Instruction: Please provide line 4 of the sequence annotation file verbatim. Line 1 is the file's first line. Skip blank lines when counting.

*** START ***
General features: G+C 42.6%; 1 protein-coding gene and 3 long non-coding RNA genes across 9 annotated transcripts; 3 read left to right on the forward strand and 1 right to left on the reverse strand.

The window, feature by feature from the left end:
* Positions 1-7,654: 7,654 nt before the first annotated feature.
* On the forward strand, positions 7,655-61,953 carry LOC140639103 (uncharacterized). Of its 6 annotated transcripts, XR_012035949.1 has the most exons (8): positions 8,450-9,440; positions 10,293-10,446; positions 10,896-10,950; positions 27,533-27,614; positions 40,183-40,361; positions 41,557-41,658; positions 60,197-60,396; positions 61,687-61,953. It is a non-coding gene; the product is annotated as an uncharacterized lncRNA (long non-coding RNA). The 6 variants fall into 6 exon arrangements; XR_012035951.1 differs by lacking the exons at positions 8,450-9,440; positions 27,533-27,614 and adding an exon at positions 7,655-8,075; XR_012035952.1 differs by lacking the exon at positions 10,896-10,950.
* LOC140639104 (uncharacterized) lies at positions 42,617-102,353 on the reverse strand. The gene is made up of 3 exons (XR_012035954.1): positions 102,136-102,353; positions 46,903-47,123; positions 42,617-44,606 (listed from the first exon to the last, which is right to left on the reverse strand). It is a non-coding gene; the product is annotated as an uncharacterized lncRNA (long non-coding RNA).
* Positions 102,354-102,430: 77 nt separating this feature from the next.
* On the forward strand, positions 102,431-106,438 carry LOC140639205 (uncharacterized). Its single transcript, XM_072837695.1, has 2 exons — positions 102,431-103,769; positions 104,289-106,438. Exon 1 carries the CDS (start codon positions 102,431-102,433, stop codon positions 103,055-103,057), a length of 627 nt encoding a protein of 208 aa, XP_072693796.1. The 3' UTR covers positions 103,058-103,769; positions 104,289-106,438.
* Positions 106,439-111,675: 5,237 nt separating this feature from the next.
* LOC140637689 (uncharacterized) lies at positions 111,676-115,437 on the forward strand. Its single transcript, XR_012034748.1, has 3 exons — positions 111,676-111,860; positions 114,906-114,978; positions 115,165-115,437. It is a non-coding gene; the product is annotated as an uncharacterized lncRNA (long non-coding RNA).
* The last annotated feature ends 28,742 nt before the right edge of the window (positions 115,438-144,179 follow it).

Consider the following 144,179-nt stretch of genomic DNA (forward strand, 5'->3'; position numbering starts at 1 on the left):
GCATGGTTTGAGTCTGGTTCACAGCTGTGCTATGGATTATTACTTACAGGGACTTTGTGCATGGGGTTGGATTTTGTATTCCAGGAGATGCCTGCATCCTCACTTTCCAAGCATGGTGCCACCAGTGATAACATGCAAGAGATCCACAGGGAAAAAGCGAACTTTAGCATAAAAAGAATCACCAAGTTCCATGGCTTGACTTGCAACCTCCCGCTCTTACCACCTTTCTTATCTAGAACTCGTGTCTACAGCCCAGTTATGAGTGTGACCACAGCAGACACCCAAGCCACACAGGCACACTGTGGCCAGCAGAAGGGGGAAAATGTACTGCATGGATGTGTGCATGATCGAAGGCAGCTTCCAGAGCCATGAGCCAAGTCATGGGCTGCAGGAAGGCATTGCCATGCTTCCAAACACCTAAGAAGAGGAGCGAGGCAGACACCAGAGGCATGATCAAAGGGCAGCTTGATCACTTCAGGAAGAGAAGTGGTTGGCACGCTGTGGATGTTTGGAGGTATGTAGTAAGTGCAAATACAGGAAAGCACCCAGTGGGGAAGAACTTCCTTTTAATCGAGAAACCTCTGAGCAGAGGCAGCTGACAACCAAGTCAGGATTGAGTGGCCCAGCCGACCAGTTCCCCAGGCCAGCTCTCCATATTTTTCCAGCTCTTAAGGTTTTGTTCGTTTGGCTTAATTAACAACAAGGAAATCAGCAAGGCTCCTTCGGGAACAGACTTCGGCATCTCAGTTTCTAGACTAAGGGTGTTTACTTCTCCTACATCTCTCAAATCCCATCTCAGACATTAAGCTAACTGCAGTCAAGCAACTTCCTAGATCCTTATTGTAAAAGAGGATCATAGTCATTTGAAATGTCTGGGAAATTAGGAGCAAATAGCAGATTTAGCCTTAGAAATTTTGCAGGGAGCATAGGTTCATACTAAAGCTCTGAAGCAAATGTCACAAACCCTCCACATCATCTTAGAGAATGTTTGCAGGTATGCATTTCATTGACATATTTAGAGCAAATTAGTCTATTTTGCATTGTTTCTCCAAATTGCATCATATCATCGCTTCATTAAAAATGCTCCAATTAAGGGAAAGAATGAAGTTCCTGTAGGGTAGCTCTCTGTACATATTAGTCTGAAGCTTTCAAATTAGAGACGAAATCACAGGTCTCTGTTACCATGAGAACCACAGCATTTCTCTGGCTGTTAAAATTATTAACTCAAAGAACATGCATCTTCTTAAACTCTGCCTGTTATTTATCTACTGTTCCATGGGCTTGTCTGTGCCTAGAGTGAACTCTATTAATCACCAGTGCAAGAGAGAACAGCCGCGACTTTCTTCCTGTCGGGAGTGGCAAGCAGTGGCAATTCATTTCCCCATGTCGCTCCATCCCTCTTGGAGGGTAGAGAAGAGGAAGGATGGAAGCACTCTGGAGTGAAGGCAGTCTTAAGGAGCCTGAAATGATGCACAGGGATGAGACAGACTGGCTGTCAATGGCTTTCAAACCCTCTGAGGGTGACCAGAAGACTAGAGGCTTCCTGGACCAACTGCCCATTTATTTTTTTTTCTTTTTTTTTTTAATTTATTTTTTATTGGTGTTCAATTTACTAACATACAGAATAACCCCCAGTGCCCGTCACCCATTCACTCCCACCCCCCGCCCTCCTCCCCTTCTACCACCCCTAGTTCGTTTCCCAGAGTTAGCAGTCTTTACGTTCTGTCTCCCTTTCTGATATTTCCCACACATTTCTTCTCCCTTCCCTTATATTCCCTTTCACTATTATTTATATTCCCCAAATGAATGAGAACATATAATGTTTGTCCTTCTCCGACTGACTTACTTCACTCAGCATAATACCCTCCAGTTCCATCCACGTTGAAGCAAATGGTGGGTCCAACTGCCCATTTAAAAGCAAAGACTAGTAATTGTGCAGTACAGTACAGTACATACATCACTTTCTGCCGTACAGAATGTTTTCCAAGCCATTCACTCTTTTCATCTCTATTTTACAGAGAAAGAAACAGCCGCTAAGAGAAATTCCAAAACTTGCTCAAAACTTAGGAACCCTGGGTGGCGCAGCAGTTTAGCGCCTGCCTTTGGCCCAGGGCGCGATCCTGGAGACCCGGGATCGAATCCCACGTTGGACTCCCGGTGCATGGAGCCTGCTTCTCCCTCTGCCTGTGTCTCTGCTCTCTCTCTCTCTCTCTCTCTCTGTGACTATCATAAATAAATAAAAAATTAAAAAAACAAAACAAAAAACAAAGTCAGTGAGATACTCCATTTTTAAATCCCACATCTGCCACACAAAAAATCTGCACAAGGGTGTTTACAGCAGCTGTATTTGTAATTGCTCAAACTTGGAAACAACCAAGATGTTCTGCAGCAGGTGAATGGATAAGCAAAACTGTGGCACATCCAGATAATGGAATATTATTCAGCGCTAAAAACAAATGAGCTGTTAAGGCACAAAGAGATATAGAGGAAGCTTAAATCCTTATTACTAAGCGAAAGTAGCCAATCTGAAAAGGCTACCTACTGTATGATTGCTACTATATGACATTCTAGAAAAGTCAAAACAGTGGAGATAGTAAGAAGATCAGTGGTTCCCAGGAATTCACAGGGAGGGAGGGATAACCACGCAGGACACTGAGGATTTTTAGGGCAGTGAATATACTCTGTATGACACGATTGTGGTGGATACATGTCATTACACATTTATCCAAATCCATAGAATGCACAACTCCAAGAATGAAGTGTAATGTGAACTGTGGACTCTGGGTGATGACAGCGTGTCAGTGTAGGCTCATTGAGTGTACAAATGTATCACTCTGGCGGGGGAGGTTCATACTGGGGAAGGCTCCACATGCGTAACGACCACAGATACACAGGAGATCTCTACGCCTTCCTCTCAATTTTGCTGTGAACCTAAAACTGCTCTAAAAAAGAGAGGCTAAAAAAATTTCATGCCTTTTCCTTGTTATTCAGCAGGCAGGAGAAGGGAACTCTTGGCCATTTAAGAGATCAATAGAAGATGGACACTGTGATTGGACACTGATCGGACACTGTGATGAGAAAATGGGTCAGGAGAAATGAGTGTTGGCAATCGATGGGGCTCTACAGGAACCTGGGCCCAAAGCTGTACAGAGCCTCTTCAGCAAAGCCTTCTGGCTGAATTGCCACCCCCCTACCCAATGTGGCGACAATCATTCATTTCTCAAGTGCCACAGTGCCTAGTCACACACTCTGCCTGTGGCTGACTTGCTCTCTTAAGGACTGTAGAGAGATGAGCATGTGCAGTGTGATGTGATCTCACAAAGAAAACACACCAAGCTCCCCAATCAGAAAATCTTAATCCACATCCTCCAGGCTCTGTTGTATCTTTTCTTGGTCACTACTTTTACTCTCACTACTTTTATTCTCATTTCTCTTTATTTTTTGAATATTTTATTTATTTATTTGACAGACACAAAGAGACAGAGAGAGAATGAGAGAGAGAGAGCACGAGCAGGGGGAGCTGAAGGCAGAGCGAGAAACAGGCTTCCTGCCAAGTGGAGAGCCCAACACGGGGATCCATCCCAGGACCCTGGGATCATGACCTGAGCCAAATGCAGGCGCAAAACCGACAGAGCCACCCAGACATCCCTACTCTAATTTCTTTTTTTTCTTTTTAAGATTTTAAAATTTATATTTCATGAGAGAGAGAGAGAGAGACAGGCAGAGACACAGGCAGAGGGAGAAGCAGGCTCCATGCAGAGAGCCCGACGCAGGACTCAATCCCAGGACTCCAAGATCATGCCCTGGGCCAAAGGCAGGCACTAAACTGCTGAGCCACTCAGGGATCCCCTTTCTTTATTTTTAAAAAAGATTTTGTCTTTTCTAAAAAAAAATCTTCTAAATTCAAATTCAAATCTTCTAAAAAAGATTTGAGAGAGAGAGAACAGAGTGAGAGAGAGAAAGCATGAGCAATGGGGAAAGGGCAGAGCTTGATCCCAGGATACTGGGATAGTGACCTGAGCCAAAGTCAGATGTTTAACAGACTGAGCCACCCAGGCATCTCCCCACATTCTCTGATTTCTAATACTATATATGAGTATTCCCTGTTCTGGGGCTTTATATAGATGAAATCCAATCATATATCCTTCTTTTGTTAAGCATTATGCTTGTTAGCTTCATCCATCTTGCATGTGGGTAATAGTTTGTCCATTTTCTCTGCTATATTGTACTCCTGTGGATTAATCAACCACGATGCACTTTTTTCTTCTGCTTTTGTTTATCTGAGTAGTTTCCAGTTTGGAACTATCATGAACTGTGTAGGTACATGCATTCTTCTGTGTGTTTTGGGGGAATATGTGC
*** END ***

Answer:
* On the forward strand, positions 7,655-61,953 carry LOC140639103 (uncharacterized). Of its 6 annotated transcripts, XR_012035949.1 has the most exons (8): positions 8,450-9,440; positions 10,293-10,446; positions 10,896-10,950; positions 27,533-27,614; positions 40,183-40,361; positions 41,557-41,658; positions 60,197-60,396; positions 61,687-61,953. It is a non-coding gene; the product is annotated as an uncharacterized lncRNA (long non-coding RNA). The 6 variants fall into 6 exon arrangements; XR_012035951.1 differs by lacking the exons at positions 8,450-9,440; positions 27,533-27,614 and adding an exon at positions 7,655-8,075; XR_012035952.1 differs by lacking the exon at positions 10,896-10,950.